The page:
• Quiz 1 is scheduled for Friday, Sept 16 (I will give you more information about the content of the quiz on Wednesday once I have a better sense of the amount of materials which we will cover this week)

Week 10/24-10/28

• Section 14.3
• Section 14.4

Friday, October 21st, 2016

• Quiz 3 is posted on the following link: quiz-3. Question 4 (a) should be changed to f(x,y)=x^2-2y.
• Regarding our third exam which is scheduled for Friday, Oct 28th, a study guide will be available on either Monday or Tuesday.

Week 10/17-10/21

This week, I am hoping to get through Sections 13.2, 14.1 and 14.2

I am assigning the following homework Sets

• Homework Set 11
• Homework Set 12
• Homework Set 13
• Homework Set 14

Week 10/3-10/7

Here is the plan for this week:

• Cover Sections 12.5 Planes in Three-Space, 12.7 Cylindrical and Spherical Coordinates and 13.1 Vector-Valued Functions
• Homework: Homework Set 8 and Homework Set 9 and possibly Homework Set 10
• Additional exercises to test your conceptual understanding of Section 12.5: click here additional-questions-for-section-12-5
• Quiz 2 (the content will be clarified in class) on Friday

Week of Nov 28th-Dec 2

• Additional assignment for this week. It might be very beneficial for you to watch the following videos ahead
•  Integration in polar coordinates
• Changing the order of integration

Projects

• project-1
• project-2
• project-3
• project-4

Friday November 18th

Week of November 1st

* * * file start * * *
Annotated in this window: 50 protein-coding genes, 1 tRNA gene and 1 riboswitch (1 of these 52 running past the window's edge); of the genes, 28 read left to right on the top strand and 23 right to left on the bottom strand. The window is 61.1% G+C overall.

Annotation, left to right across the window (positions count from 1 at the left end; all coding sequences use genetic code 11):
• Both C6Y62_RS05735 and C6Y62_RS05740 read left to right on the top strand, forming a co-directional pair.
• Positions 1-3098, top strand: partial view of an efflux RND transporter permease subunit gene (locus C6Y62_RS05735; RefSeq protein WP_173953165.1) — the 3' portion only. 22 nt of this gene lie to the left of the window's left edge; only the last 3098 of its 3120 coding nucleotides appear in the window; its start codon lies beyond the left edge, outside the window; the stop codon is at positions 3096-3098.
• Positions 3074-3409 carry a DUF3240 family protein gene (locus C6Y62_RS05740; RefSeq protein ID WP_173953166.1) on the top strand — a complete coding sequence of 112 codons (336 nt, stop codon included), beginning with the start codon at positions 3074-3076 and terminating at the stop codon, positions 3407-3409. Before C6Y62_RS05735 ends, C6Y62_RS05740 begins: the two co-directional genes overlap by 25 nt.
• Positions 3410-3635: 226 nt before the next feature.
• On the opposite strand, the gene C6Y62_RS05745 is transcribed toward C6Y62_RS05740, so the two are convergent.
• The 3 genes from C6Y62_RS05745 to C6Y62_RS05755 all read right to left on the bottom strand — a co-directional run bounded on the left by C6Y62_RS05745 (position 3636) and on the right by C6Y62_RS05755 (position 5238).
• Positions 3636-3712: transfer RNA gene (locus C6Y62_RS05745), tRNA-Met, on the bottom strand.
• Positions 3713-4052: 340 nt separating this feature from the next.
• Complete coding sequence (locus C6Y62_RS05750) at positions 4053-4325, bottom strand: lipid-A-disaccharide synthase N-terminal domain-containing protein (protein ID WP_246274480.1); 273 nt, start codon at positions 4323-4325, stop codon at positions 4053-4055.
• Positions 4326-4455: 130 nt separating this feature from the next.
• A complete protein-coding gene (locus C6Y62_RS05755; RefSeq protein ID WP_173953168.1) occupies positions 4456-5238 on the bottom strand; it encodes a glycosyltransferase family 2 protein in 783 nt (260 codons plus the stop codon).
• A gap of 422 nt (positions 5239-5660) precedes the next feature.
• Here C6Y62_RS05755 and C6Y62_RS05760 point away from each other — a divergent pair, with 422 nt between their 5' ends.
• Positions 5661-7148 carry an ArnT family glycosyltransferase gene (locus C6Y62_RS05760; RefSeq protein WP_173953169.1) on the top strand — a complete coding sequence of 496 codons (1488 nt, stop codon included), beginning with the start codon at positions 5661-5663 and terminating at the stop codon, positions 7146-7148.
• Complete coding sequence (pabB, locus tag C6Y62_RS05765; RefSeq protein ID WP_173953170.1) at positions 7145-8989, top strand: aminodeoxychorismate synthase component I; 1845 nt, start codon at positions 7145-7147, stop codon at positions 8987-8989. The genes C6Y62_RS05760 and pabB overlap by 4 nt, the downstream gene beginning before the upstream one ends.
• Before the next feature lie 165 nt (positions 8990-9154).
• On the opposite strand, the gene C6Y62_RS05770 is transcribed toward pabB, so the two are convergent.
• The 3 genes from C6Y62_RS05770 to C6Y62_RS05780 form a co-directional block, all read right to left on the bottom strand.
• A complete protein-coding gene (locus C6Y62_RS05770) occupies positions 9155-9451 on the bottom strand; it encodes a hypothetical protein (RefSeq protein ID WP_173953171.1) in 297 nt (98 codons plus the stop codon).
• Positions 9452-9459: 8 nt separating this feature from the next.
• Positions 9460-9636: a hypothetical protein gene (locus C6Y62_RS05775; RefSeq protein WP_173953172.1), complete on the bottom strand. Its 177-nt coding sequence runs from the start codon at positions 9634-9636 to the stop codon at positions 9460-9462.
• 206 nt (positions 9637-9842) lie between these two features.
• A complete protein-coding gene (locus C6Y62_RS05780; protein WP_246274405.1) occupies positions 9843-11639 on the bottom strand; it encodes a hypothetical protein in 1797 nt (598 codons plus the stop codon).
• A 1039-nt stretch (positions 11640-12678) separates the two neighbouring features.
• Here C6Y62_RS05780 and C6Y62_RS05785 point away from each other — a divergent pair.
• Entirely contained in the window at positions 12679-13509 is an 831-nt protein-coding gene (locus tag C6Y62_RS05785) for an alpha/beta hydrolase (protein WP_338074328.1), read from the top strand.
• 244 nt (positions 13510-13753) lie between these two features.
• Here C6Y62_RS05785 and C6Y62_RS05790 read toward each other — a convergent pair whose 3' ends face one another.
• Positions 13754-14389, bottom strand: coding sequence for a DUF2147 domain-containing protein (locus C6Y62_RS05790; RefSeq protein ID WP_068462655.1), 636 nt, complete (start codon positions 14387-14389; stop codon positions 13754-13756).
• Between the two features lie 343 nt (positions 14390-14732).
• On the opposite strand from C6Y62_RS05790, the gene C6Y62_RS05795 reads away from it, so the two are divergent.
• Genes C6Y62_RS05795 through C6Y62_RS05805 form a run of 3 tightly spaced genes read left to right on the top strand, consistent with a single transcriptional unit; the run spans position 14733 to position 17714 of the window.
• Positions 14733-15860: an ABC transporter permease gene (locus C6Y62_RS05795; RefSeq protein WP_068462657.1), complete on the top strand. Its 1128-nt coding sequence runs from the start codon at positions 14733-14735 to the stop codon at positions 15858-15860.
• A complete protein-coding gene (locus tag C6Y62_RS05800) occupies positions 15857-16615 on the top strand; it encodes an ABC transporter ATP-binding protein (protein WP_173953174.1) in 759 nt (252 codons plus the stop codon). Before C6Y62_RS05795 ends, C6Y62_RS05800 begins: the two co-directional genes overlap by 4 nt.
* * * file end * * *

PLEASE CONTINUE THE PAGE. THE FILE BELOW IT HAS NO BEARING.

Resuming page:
• Tentative plan: 14.7 Optimization in Several Variables and 15.1 and 15.2 (double integral)
• Homework sets: You should have completed Homework Set 15. This week, you are being asked to work on Homework Set 16 and homework set 17 Part I

• Project 1
• Project 2
• Project 3
• Project 4
• Project 5
• Project 6

About the Torque

## Trig Review

Note: Download the files in order to watch the complete videos. Also, it is very important to watch the videos in the order in which they are listed below

## Exams and quizzes

• Quiz 1 Solutions
• Quiz 2 Solutions
• Exam 1 Solutions
• Exam 2 Solutions
• Exam 3 Solutions

Illustration: trajectory of a particle on the plane

## Fall 2014 Calculus III

Lectures (videos)

Most of the videos below were recorded by me for this course. I hope that you enjoy them

Announcements

• (Quiz 2) We will have quiz #2 on Friday, October 10th 2014. The quiz will cover Section 11.4 and Section 12.1. Please, review solutions for the homework assigned for the corresponding sections. Stop by my office during my office hours if you have questions.